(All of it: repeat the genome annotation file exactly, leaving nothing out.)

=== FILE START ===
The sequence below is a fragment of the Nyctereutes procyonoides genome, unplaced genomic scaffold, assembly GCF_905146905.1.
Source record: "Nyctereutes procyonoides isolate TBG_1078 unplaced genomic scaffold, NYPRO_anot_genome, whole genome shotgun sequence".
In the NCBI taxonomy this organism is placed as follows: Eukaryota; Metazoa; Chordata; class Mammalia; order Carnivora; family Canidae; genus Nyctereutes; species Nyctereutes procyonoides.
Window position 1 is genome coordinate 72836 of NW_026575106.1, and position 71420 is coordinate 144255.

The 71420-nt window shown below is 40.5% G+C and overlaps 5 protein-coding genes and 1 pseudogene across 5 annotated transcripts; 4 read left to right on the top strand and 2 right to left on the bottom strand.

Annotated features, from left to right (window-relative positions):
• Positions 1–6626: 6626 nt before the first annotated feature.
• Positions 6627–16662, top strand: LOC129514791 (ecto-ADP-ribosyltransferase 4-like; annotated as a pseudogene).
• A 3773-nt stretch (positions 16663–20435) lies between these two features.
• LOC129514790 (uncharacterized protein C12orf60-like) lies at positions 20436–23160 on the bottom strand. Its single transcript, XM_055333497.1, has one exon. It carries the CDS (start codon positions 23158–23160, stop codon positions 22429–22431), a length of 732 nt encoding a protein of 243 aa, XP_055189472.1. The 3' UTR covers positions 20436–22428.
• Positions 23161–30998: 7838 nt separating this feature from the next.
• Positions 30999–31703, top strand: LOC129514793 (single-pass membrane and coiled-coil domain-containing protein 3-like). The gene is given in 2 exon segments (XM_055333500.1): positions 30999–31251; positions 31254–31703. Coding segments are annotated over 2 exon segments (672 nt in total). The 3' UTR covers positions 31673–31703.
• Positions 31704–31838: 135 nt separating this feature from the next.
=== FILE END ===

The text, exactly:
The sequence below is a fragment of the Nyctereutes procyonoides genome, unplaced genomic scaffold, assembly GCF_905146905.1.
Source record: "Nyctereutes procyonoides isolate TBG_1078 unplaced genomic scaffold, NYPRO_anot_genome, whole genome shotgun sequence".
In the NCBI taxonomy this organism is placed as follows: Eukaryota; Metazoa; Chordata; class Mammalia; order Carnivora; family Canidae; genus Nyctereutes; species Nyctereutes procyonoides.
Window position 1 is genome coordinate 72836 of NW_026575106.1, and position 71420 is coordinate 144255.

The 71420-nt window shown below is 40.5% G+C and overlaps 5 protein-coding genes and 1 pseudogene across 5 annotated transcripts; 4 read left to right on the top strand and 2 right to left on the bottom strand.

Annotated features, from left to right (window-relative positions):
• Positions 1–6626: 6626 nt before the first annotated feature.
• Positions 6627–16662, top strand: LOC129514791 (ecto-ADP-ribosyltransferase 4-like; annotated as a pseudogene).
• A 3773-nt stretch (positions 16663–20435) lies between these two features.
• LOC129514790 (uncharacterized protein C12orf60-like) lies at positions 20436–23160 on the bottom strand. Its single transcript, XM_055333497.1, has one exon. It carries the CDS (start codon positions 23158–23160, stop codon positions 22429–22431), a length of 732 nt encoding a protein of 243 aa, XP_055189472.1. The 3' UTR covers positions 20436–22428.
• Positions 23161–30998: 7838 nt separating this feature from the next.
• Positions 30999–31703, top strand: LOC129514793 (single-pass membrane and coiled-coil domain-containing protein 3-like). The gene is given in 2 exon segments (XM_055333500.1): positions 30999–31251; positions 31254–31703. Coding segments are annotated over 2 exon segments (672 nt in total). The 3' UTR covers positions 31673–31703.
• Positions 31704–31838: 135 nt separating this feature from the next.